An exemplary tuned circuit may have a capacitance C within a range from 0.01 microfarad to 100 microfarad, a resistance R within a range of from 1 ohm to 25 ohm, and an inductance L within a range of from 50 microhenries to 100 millihenries. Arcing in a typical power line provided with the tuned circuit would lead to oscillations within a range of from 750 Hz to 10 KHz.
Shown in FIG. 3 is an arrangement with a power supply 10, an equipment rack, 11, and a power cable, 12. The detection system includes a tuned circuit, 31, a band pass amplifier, 32, and a detector, 33. The tuned circuit includes a capacitor C, 36, a resistance R, 37, and an inductance L, 38, of a loop coupling the tuned circuit to the power cable. Arcing in the cable, at 39, would cause a negative resistance (R1) which when added to the positive resistance (R) of the tuned circuit, would result in a signal which when supplied via a band pass amplifier 32 and detector 33 to a power supply control, 16, shall result in a control signal to open circuit breaker 13 and to interrupt supply of power to the power cable.
In FIG. 4 is shown an arrangement which includes a plurality of detection systems shown in FIG. 3 and which is designed to overview each one of a plurality of power cables 12A and 12B, separately, provide a signal representative of the presence of an arc in the affected power cable to power supply control 16. The latter in turn provides a control signal to power supply board 10 causing an affected one of the separate circuit breakers 13A and 13B to disconnect supply of power only to the affected power cable. In this manner the remaining equipment rack may continue to remain operational.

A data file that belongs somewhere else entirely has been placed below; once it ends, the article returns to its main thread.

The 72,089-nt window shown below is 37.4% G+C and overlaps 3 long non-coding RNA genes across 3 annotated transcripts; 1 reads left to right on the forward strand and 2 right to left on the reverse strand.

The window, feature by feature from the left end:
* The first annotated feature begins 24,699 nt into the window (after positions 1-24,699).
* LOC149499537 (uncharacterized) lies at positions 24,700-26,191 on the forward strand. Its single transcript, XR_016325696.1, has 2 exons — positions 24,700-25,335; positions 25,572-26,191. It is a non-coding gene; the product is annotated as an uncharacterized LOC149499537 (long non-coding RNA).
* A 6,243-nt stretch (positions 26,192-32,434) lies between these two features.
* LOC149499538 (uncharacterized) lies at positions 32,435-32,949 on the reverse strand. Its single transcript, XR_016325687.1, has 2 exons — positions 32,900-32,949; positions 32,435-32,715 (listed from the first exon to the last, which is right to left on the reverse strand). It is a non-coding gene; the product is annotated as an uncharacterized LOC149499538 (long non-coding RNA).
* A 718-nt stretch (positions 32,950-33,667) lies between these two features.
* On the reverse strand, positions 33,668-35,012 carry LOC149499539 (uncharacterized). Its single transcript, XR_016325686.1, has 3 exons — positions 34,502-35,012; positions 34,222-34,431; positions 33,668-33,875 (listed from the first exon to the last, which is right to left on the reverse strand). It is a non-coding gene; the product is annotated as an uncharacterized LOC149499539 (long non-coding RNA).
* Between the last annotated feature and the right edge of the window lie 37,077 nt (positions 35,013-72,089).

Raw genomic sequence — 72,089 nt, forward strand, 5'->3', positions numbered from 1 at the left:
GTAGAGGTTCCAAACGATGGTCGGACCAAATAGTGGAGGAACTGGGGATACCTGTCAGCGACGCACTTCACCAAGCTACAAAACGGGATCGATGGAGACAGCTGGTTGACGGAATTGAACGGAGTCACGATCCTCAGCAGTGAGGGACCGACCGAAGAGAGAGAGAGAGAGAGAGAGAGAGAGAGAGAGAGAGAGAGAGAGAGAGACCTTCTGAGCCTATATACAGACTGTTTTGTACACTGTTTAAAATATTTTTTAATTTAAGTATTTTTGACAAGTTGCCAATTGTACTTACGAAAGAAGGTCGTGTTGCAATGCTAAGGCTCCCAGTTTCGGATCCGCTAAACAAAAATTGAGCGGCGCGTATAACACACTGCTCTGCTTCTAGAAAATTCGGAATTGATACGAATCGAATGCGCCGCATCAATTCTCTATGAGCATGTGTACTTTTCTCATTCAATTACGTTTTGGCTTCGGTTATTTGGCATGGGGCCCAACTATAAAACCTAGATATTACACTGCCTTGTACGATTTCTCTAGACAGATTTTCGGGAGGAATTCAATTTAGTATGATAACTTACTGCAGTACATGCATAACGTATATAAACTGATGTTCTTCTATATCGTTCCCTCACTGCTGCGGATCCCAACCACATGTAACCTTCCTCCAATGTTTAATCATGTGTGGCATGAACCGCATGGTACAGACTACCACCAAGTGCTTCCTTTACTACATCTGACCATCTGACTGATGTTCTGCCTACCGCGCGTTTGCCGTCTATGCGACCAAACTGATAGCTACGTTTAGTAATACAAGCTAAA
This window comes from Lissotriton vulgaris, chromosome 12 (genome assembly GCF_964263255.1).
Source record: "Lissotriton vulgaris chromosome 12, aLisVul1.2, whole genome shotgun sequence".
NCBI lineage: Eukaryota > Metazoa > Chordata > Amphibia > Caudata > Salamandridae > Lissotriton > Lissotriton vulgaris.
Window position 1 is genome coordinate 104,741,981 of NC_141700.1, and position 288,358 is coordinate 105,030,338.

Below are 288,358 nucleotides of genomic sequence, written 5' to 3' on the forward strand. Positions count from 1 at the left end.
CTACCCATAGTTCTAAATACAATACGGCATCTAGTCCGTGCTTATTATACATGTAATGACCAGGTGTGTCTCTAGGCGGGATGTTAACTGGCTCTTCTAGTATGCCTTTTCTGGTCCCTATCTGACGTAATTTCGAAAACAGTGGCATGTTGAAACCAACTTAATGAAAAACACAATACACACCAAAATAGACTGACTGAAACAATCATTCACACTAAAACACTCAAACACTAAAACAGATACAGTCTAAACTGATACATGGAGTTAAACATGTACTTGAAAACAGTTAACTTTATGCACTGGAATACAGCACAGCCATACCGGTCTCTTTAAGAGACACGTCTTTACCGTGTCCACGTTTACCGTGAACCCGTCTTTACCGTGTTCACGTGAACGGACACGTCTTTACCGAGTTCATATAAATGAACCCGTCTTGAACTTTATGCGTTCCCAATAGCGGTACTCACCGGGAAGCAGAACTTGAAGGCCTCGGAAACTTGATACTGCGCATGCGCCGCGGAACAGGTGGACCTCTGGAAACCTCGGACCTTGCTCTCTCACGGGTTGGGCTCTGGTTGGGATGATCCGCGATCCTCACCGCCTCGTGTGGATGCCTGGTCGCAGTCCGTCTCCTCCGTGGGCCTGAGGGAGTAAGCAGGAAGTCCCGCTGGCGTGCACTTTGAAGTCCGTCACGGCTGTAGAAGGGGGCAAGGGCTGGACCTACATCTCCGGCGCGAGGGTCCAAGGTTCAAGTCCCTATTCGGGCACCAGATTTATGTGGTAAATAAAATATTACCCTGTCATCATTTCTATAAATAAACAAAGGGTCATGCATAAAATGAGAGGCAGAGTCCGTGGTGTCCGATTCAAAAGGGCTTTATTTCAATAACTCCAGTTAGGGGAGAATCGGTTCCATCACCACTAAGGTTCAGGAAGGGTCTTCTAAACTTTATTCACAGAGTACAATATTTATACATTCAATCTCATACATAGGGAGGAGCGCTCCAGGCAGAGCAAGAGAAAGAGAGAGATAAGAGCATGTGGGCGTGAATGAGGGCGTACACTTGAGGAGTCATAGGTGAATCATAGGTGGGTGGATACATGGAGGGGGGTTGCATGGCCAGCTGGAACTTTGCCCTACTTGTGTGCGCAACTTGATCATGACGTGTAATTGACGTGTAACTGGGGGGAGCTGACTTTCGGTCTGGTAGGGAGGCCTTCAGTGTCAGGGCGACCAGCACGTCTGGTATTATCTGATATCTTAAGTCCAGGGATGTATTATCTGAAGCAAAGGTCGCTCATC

The implementation of FIGS. 3 and 4 is useful when there are connection points to which tuned circuit 31 can be coupled. In this implementation the tuned circuit is placed directly across the D.C. power line. This may conveniently be done at one of the connectors to the electronic rack or at a cable junction. However, the preferred location is at some distance (3-20 feet) from the power supply. This minimizes loading or shunting of the arc by the internal impedance of the power supply. If a choke (not shown) is placed in one or both of the leads of the power cable, the sensitivity to arc detection will be improved. Under this circumstance the location of the tuned circuit in the D.C. cable becomes unimportant. The gain of the amplifier should be as high as possible, but not so high that a false shut down of the equipment is likely. This would be the case if the cable was located in a high RF environment. A typical gain for the band pass amplifier would be 20-50 db.
FIG. 5 is an implementation of a negative resistance detection system that is most useful when one has limited access to a cable connection or when one cannot easily "cut into" the cable. Tuned circuit 31, band pass amplifier 32, detector 33 and power supply control 16 are similar to those shown in FIGS. 3 and 4. However, here one or both leads of cable 12 pass through or encircle a transformer core, 51, as a primary winding, 52. A typical core might be a ferrite or powdered iron toroid. A secondary winding, 53, of the toroid, connected to the tuned circuit, typically gives a 10:1 step-up ratio. Again, a typical gain for the band pass amplifier would be 20-50 db.